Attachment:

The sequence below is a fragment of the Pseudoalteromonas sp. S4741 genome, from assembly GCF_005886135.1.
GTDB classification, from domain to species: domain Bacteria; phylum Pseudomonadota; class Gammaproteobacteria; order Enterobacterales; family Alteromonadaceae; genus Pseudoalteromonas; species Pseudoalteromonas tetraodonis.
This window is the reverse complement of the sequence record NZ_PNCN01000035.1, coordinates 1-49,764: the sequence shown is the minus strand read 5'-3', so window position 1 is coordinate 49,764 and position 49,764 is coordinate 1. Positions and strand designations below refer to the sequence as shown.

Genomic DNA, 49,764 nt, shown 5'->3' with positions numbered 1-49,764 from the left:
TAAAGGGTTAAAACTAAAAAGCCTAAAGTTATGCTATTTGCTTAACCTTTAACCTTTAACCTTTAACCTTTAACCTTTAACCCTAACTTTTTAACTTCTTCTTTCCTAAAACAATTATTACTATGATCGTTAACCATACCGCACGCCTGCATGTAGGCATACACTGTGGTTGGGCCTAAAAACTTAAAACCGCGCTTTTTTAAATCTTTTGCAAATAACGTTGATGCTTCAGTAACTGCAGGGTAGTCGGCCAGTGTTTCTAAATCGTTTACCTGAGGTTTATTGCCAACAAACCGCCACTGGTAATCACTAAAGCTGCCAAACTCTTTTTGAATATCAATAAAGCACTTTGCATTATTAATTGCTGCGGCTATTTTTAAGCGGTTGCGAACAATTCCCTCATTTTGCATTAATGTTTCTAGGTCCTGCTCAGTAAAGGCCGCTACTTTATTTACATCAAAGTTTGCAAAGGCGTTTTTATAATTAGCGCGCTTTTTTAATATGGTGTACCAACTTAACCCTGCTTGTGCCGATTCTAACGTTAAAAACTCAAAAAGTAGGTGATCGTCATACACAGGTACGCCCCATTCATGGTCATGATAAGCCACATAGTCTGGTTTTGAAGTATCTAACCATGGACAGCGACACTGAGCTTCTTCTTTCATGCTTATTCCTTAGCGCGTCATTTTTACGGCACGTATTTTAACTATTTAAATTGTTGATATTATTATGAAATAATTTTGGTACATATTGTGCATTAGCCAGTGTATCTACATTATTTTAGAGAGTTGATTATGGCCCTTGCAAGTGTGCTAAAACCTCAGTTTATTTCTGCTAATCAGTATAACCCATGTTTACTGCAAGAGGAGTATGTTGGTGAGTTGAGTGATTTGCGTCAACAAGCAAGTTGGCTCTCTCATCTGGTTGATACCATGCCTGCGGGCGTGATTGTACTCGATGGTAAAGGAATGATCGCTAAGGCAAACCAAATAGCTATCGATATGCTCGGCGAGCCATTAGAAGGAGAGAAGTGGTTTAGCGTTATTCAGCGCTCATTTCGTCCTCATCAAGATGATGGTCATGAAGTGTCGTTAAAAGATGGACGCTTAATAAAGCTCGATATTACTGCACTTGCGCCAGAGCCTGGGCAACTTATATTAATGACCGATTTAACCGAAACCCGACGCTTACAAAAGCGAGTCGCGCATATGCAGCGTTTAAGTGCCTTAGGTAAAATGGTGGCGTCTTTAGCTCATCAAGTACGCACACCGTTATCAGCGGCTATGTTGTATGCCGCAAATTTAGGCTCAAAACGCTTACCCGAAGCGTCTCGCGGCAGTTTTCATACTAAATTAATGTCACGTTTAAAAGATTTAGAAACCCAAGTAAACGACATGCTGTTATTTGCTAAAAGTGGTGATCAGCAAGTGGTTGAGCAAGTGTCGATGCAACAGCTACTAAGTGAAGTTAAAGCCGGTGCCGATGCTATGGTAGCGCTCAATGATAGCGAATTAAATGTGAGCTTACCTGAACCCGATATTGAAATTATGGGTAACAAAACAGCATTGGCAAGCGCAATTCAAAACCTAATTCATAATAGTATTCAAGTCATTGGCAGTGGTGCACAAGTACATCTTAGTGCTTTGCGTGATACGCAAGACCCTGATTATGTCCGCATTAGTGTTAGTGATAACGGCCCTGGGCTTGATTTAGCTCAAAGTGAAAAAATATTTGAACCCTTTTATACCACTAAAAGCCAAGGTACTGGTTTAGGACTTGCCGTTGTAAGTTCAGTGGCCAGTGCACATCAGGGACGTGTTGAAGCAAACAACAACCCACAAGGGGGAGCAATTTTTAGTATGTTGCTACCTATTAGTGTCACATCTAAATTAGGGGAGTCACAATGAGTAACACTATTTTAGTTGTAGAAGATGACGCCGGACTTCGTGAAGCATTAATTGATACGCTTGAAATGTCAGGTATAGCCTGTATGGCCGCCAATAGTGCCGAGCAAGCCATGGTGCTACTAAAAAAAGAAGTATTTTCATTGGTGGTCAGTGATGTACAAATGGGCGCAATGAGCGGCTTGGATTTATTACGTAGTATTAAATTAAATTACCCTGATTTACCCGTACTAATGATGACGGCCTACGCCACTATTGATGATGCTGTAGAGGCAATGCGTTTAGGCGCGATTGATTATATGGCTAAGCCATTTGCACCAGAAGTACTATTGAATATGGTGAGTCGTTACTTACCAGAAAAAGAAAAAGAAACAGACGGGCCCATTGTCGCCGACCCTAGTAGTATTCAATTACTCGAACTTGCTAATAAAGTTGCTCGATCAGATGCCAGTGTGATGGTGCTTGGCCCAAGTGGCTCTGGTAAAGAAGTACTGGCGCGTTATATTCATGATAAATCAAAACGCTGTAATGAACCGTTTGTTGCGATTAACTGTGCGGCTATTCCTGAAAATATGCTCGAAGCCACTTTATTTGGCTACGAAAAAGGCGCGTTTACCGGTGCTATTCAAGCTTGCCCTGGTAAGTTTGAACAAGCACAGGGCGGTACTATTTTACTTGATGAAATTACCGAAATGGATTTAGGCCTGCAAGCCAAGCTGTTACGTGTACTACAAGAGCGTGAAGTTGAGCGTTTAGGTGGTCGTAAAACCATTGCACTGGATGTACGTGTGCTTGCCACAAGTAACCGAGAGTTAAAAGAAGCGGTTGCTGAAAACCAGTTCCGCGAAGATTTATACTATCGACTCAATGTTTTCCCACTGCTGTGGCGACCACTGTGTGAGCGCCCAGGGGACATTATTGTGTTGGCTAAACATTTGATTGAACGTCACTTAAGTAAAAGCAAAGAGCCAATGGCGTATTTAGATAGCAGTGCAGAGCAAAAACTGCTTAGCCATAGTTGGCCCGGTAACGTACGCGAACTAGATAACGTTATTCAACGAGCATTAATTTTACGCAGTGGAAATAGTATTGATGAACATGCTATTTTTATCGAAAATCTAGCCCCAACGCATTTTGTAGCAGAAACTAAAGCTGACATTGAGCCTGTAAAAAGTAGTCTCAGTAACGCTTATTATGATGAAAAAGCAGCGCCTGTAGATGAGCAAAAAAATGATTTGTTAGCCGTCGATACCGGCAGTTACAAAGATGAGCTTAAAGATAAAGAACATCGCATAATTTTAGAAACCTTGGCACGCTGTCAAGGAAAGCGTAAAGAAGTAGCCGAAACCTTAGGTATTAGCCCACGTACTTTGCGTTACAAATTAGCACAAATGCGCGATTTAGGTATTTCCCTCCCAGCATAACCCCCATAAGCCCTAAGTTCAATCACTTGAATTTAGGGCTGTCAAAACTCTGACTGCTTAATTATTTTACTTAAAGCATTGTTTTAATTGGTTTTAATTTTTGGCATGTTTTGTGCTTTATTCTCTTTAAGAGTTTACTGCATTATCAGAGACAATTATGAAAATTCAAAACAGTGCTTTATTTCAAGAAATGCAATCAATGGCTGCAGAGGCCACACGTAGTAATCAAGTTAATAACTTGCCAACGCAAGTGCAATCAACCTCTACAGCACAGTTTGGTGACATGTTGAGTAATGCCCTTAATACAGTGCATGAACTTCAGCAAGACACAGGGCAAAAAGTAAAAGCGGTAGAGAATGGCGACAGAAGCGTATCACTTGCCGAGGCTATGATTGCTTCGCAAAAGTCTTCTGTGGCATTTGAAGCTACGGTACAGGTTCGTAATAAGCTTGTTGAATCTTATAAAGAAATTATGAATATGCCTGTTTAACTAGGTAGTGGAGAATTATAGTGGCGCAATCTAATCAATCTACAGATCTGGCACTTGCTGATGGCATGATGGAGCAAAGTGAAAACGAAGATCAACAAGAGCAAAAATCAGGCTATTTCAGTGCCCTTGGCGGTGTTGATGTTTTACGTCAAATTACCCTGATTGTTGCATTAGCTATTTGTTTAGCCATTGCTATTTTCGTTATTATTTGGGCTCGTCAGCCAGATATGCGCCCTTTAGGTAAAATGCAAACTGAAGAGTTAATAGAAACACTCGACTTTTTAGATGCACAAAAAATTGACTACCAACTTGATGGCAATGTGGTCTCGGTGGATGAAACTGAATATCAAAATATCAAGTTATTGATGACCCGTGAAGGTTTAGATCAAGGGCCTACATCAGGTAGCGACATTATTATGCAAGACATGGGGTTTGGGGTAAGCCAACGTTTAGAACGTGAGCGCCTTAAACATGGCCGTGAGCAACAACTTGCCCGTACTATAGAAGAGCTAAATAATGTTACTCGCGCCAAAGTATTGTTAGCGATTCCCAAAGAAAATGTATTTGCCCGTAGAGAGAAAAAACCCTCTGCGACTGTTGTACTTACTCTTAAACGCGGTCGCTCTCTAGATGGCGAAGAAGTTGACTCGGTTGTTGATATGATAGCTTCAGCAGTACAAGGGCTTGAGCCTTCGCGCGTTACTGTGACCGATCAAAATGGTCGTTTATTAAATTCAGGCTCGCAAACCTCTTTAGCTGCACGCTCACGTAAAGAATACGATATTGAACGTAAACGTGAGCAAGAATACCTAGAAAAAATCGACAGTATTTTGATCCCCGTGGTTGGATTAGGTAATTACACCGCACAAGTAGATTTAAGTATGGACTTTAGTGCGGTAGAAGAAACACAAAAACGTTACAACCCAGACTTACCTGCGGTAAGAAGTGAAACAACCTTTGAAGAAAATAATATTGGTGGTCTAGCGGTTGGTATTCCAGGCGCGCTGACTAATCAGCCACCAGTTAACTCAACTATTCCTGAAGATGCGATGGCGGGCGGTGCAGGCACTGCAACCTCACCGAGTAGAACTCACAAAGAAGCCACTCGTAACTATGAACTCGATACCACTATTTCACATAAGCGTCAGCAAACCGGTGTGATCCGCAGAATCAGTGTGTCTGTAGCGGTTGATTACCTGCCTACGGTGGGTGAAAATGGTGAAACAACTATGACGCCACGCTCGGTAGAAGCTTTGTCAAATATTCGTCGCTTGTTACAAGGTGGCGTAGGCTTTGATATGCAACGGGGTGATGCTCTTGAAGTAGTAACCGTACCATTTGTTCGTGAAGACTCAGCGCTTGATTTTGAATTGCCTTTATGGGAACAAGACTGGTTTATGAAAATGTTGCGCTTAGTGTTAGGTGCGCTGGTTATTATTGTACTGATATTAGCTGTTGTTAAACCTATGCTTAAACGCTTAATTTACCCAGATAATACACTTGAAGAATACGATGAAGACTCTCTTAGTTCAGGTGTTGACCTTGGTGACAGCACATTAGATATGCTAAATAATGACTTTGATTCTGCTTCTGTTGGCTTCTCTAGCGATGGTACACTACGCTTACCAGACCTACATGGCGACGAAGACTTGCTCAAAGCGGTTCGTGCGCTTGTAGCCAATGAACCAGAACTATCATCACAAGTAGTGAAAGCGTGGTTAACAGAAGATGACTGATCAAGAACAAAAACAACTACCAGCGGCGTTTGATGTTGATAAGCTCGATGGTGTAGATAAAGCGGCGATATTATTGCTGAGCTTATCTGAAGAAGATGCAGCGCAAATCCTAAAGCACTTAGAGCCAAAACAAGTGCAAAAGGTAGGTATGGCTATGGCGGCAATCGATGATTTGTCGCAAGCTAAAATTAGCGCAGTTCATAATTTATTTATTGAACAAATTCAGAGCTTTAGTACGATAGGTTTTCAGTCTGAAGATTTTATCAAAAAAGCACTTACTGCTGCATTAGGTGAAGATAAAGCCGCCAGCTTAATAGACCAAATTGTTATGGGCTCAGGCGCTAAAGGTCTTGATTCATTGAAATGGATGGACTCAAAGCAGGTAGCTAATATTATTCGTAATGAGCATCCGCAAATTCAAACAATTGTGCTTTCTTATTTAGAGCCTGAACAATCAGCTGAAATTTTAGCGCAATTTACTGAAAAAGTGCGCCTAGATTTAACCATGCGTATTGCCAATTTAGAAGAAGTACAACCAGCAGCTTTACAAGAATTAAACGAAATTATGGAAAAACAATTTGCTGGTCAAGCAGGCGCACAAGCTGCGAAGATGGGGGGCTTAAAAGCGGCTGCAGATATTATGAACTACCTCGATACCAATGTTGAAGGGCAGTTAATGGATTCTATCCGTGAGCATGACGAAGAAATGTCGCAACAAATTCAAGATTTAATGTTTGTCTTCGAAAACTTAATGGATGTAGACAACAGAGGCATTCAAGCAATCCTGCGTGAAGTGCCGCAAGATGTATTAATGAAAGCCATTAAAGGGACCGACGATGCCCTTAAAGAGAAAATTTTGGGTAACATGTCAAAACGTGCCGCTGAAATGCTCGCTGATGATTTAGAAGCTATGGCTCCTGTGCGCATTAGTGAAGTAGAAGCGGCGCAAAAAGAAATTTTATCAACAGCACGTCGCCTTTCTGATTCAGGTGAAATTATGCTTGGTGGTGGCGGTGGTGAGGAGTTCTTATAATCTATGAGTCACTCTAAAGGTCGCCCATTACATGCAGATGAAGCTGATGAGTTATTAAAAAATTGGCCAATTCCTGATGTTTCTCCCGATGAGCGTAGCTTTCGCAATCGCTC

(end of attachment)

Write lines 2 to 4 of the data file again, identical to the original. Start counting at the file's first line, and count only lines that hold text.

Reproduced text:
GTDB classification, from domain to species: domain Bacteria; phylum Pseudomonadota; class Gammaproteobacteria; order Enterobacterales; family Alteromonadaceae; genus Pseudoalteromonas; species Pseudoalteromonas tetraodonis.
This window is the reverse complement of the sequence record NZ_PNCN01000035.1, coordinates 1-49,764: the sequence shown is the minus strand read 5'-3', so window position 1 is coordinate 49,764 and position 49,764 is coordinate 1. Positions and strand designations below refer to the sequence as shown.

Genomic DNA, 49,764 nt, shown 5'->3' with positions numbered 1-49,764 from the left: